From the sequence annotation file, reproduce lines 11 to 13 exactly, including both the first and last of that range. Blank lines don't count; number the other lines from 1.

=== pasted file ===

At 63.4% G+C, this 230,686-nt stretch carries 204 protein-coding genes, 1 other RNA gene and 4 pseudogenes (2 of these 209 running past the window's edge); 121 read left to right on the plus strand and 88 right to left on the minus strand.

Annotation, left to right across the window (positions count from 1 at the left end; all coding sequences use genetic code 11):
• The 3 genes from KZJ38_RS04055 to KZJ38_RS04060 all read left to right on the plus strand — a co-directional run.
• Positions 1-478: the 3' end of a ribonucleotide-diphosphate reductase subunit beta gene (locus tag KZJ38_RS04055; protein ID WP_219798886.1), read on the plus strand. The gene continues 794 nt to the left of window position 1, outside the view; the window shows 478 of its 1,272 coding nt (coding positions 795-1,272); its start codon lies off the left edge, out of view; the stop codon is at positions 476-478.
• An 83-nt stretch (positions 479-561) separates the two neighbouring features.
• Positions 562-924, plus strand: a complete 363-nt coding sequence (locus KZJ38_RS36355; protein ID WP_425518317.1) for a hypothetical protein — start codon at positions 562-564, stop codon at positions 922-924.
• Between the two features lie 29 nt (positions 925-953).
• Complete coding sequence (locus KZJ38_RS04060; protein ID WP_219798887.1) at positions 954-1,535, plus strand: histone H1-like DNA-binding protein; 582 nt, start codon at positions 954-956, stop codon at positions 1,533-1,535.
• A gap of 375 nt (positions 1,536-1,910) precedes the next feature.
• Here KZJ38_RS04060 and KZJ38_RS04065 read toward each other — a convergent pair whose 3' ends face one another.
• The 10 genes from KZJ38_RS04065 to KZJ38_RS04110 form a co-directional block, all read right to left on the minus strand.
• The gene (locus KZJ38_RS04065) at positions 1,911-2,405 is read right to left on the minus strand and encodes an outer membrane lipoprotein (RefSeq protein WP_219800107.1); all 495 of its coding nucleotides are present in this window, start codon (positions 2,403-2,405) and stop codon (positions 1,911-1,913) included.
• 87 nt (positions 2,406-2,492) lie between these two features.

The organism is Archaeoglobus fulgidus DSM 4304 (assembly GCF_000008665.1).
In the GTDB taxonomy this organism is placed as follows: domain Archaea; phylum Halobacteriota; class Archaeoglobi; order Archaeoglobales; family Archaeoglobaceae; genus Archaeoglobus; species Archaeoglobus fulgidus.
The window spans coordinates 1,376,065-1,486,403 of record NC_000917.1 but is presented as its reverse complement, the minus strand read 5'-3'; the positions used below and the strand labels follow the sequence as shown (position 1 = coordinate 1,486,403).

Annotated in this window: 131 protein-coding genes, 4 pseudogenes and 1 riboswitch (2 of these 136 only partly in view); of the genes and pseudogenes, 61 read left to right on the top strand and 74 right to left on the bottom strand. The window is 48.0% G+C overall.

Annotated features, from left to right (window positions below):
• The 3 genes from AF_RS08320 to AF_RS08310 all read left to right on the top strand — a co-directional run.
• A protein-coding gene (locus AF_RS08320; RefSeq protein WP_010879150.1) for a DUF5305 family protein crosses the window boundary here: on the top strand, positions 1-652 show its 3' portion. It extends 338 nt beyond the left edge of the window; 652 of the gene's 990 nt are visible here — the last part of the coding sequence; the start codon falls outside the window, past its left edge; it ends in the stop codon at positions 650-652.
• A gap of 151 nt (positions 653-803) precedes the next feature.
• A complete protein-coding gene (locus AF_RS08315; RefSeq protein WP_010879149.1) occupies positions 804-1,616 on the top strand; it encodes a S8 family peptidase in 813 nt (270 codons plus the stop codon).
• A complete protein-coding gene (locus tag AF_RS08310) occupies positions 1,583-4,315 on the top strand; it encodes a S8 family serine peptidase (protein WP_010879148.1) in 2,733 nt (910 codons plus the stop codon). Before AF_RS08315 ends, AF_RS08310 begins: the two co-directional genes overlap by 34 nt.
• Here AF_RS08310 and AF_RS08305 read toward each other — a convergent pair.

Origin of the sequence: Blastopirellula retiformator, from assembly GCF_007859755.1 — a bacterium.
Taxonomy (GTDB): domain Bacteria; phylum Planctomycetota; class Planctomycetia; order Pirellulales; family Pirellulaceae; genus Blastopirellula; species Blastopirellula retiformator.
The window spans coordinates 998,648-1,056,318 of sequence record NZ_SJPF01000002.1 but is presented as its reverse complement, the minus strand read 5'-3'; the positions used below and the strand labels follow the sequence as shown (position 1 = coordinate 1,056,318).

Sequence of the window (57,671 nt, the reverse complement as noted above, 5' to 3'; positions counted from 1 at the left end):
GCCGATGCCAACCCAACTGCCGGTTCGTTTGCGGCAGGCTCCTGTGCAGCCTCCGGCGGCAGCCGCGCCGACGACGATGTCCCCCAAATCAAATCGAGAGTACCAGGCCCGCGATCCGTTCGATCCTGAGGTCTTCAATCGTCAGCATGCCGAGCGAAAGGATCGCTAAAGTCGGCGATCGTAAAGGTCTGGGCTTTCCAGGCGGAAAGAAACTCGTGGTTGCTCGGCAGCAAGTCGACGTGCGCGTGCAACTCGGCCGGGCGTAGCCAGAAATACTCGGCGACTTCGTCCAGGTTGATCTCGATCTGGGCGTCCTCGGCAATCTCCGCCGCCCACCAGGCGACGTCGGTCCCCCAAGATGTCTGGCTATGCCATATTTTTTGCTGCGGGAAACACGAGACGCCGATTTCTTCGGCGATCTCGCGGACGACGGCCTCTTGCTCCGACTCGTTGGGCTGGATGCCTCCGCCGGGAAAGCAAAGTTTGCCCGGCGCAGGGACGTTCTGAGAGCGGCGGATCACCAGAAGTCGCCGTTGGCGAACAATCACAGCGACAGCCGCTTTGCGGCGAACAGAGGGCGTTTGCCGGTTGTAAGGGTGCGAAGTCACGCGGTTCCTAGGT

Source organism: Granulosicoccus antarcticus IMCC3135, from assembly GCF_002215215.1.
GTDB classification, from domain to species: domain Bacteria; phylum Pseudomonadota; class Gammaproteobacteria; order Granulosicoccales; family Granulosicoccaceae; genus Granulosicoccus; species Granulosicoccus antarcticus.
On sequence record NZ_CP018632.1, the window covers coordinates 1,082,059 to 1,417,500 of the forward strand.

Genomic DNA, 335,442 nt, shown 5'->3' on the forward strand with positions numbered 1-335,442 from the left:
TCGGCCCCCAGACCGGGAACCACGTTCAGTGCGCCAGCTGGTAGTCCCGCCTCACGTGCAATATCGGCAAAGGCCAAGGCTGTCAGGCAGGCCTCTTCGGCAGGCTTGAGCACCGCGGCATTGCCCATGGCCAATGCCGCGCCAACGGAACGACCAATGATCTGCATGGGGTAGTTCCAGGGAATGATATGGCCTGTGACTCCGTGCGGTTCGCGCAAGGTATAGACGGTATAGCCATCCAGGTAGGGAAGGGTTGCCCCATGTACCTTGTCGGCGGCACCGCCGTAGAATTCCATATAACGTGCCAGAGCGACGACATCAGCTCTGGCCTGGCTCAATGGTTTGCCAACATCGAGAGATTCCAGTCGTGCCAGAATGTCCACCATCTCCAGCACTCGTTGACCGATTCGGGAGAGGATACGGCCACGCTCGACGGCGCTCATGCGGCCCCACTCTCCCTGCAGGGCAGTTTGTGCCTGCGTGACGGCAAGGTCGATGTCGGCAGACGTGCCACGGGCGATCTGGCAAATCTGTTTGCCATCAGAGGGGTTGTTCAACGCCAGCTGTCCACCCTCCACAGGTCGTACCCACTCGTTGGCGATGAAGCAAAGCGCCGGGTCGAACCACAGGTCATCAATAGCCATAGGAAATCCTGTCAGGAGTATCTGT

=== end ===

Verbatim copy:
• The 10 genes from KZJ38_RS04065 to KZJ38_RS04110 form a co-directional block, all read right to left on the minus strand.
• The gene (locus KZJ38_RS04065) at positions 1,911-2,405 is read right to left on the minus strand and encodes an outer membrane lipoprotein (RefSeq protein WP_219800107.1); all 495 of its coding nucleotides are present in this window, start codon (positions 2,403-2,405) and stop codon (positions 1,911-1,913) included.
• 87 nt (positions 2,406-2,492) lie between these two features.